From the vast expanses of the endless oceans to the microcosm of life found within a single rock pool, the latest offering from the BBC Natural History Unit hasn’t defeated. But as Blue Planet II draws to a finish, it has a somber warning to humanity: we’re smothering the seas with plastic.
The final episode of this series will tackle the nation of the seas, and what humans have done to create it. Frequently accused of skirting around the issue of how we’re ruining the environment, a complete episode is being dedicated by the makers to noise pollution, plastic, overfishing, and climate shift are creating the best hazard our oceans have seen in human history.
“may have an impact upon them and For years we thought the oceans were so vast. But today we know that was wrong,” said David Attenborough. “It is now clear our activities are having a significant effect on the world’s seas. [They] are under threat never before in human history. Lots of men and women believe a crisis stage has been reached by the oceans. ”
One especially heartbreaking story entails the wandering albatrosses filmed for its Large Blue event. Despite nesting on islands in the Antarctic Ocean, the scientists tracking the birds on South Georgia’s Bird Island have found that the girls are still being killed due to plastic. The adults hunt thousands of miles of ocean seeking fish and squid out to feed their chicks, but often choose up plastic on the surface rather.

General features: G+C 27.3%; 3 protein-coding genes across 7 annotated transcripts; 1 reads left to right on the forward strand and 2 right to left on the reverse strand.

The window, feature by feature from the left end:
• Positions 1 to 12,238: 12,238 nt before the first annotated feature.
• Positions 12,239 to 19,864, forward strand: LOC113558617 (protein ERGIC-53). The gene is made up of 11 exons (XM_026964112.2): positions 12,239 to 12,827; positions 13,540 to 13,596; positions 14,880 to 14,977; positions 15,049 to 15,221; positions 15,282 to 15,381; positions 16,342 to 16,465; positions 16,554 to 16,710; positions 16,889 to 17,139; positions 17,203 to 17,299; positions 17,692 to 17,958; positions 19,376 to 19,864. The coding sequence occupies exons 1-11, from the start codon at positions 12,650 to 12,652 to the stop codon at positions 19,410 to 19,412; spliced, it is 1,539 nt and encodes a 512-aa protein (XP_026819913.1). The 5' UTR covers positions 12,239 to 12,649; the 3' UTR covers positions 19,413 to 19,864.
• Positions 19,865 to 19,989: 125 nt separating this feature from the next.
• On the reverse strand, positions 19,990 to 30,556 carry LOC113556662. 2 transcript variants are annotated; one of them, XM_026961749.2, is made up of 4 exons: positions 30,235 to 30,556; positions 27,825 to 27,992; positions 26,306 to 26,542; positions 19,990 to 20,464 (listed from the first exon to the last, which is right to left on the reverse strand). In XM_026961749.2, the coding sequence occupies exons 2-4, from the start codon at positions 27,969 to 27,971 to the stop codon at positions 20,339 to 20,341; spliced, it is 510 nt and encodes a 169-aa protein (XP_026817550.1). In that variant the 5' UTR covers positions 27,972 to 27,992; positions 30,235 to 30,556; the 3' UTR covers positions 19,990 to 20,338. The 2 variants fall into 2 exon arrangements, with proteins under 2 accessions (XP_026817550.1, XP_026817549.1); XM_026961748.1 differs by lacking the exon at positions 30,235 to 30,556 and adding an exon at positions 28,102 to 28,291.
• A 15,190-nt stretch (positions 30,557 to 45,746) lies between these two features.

1 researcher described finding because its stomach had been punctured by a toothpick that a chick expired. “It’s really sad because you get to know the birds and how long it takes the parents, away for 10 days at a time, to gather food to their chicks and what they bring back is plastic,” explained Dr Lucy Quinn.
“And what’s unhappy is that the jolt of plastic is as these apparently pristine surroundings. ”
In fact, in every environment that the crews filmed, they found plastic, together with the group they found it, collecting it. But this wasn’t the threat experienced, as ocean temperatures are killing the noise from boats, coral reefs and quest for gas and oil drown from the calls for whales and fish, and overfishing strips the seas bare.
There is hope. The episode will show how fisheries in Norway’s management help to not just make the business but also shield the orca. Or one conservationist in Trinidad is currently securing the future of leatherback turtles around the island.
1 thing is sure. We will need to act, and we will need to act today.
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